I’m a true conundrum of millenial female ideologies. I’m feminist, but confused about my personal definition of feminism. I believe all women are beautiful, but I desperately crave posting a before and after insta of myself with hot ab lines and (small) perky behind, singing the praises of balance and wholeness in my pursuit of hotness. I believe all women should be able to chase the career and life they want, but I say judgmental things about women who choose to stay home, and women who choose to work.
Cue Dietland, an outrageous book exploring all of these thoughts and more, through the life and times of main character, Plum. We meet Plum while she is 300 pounds, friendless, hiding behind her job as an anonymous advice ‘columnist’ employed on a remote basis to a hot teenage girl magazine – while Plum is waiting for gastric bypass surgery, and waiting to become the woman she believes she should be and has been waiting for since she was 16.
The first half of the book I deeply empathised with Plum. I felt hard those judgmental looks, comments, thoughts and experiences that coloured Plum’s everyday, and caused her to shut herself inside, physically and mentally. I felt Plum’s desperation for the moment when she would finally become thin, and as a result, finally have the life she dreamed of. I hurt with Plum when she explored her time as a teenager going through the Baptist Program, a weightloss program promising miracles. I was Plum – as a girl, I have struggled with body image issues most of my life. While I have thankfully never developed any serious disorders or disrupted eating patterns, I churn through weight-loss program after program, scroll through miles of instagram photos with #fitspo and secretly eat blocks of chocolate in the car hoping no one will know. I catch myself thinking ‘I’ll be happier when I weigh 60kg’ or ‘when I can fit a size 8…’. I wish I had someone else’s hair, or someone else’s butt – someone else’s eyes, skin colour, smile. And through the first half of the book, Plum wished desperately for all those things.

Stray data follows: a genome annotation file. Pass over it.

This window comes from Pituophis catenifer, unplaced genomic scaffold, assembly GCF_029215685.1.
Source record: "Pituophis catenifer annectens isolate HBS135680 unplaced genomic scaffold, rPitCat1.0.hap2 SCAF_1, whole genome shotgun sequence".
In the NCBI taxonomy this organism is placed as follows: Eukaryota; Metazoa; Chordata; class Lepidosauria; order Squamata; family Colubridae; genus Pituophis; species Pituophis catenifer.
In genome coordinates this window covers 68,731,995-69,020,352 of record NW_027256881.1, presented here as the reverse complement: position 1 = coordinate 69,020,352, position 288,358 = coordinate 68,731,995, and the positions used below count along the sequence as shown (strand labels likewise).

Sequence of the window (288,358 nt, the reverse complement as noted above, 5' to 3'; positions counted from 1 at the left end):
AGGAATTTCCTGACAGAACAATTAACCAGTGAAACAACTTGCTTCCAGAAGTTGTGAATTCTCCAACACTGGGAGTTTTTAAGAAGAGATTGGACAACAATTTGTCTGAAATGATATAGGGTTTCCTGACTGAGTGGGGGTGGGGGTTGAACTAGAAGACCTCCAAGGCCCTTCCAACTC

Things began to shift when Plum was taken on by a feminist collective who helped her accept who she is. To bring future Plum (the one where Plum had her surgery and was thin), and present Plum closer together. To love and accept the Plum she is, not wait around for the Plum who will never exist. And to recognise that the life she is living, she is living now. The leader of the collective is an anti-diet industry crusader, and the inheriter of the fortune coming from the Baptist Program, which was the beginning of the true issues for Plum. Through her character, the deeply manipulative nature of the diet / weight-loss industry is explored, it is a really confronting concept. That in the end, this industry that I let govern many parts of my life, including my self-esteem, is intentionally failing, and intentionally failing me, so it can feed off my insecurities and allow me to continue on a tragic cycle of failure and self-hatred.
Plum’s time with the group coincides with her involvement with a violent feminist terrorist (too strong?) group, attacking men who perform despicable crimes on women. I found this part of the book – both the time with the collective, and the terrorist group, really confronting, and to be honest, unlikeable. But I think that is the point. The book is completely flipping the world as I know it upside down, and I’m forced to feel uncomfortable – to question what I believe is wrong and right, and to ask why. I find Plum to become downright hateful, but I was forced to ask myself if I felt that way because she had the audacity, in the book, to stand up for herself, to find confidence in herself, and reject those who forced their negative world view on to her?
I don’t have the answers to those questions, but I devoured the book on a hungover Saturday morning, and I keep finding myself thinking about it. It wasn’t a book I rave over, but it was a book that challenged me, and challenges me continuously. I would encourage you to pick up a copy if you’ve struggled with body image issues, body weight issues, with being the deliverer (consciously or unconsciously) of fat-shaming (I know I have), with what feminism is and should look like.
Have you read Dietland? I’d love to know what you think.